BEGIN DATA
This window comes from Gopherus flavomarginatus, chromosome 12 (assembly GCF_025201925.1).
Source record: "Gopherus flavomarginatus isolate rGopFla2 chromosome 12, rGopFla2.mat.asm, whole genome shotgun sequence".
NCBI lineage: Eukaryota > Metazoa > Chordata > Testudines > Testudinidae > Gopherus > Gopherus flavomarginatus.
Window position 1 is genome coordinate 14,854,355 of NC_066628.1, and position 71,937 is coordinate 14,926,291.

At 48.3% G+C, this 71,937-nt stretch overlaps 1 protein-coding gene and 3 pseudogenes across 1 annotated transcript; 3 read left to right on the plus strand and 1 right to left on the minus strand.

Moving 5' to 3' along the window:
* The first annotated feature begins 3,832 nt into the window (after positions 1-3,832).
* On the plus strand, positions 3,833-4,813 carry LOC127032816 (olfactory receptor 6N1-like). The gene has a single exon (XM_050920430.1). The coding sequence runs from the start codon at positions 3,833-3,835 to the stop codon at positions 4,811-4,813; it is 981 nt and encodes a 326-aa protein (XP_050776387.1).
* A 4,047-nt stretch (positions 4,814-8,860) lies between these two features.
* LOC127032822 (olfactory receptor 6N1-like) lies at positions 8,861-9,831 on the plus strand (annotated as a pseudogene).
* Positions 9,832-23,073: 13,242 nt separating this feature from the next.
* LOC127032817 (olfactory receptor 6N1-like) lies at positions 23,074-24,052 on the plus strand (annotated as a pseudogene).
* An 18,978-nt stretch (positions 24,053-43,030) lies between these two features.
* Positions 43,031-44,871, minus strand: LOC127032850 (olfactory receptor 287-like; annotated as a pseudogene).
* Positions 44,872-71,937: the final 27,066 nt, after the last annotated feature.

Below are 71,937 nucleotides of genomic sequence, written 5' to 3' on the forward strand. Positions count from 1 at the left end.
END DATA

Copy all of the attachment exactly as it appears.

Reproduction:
This window comes from Gopherus flavomarginatus, chromosome 12 (assembly GCF_025201925.1).
Source record: "Gopherus flavomarginatus isolate rGopFla2 chromosome 12, rGopFla2.mat.asm, whole genome shotgun sequence".
NCBI lineage: Eukaryota > Metazoa > Chordata > Testudines > Testudinidae > Gopherus > Gopherus flavomarginatus.
Window position 1 is genome coordinate 14,854,355 of NC_066628.1, and position 71,937 is coordinate 14,926,291.

At 48.3% G+C, this 71,937-nt stretch overlaps 1 protein-coding gene and 3 pseudogenes across 1 annotated transcript; 3 read left to right on the plus strand and 1 right to left on the minus strand.

Moving 5' to 3' along the window:
* The first annotated feature begins 3,832 nt into the window (after positions 1-3,832).
* On the plus strand, positions 3,833-4,813 carry LOC127032816 (olfactory receptor 6N1-like). The gene has a single exon (XM_050920430.1). The coding sequence runs from the start codon at positions 3,833-3,835 to the stop codon at positions 4,811-4,813; it is 981 nt and encodes a 326-aa protein (XP_050776387.1).
* A 4,047-nt stretch (positions 4,814-8,860) lies between these two features.
* LOC127032822 (olfactory receptor 6N1-like) lies at positions 8,861-9,831 on the plus strand (annotated as a pseudogene).
* Positions 9,832-23,073: 13,242 nt separating this feature from the next.
* LOC127032817 (olfactory receptor 6N1-like) lies at positions 23,074-24,052 on the plus strand (annotated as a pseudogene).
* An 18,978-nt stretch (positions 24,053-43,030) lies between these two features.
* Positions 43,031-44,871, minus strand: LOC127032850 (olfactory receptor 287-like; annotated as a pseudogene).
* Positions 44,872-71,937: the final 27,066 nt, after the last annotated feature.

Below are 71,937 nucleotides of genomic sequence, written 5' to 3' on the forward strand. Positions count from 1 at the left end.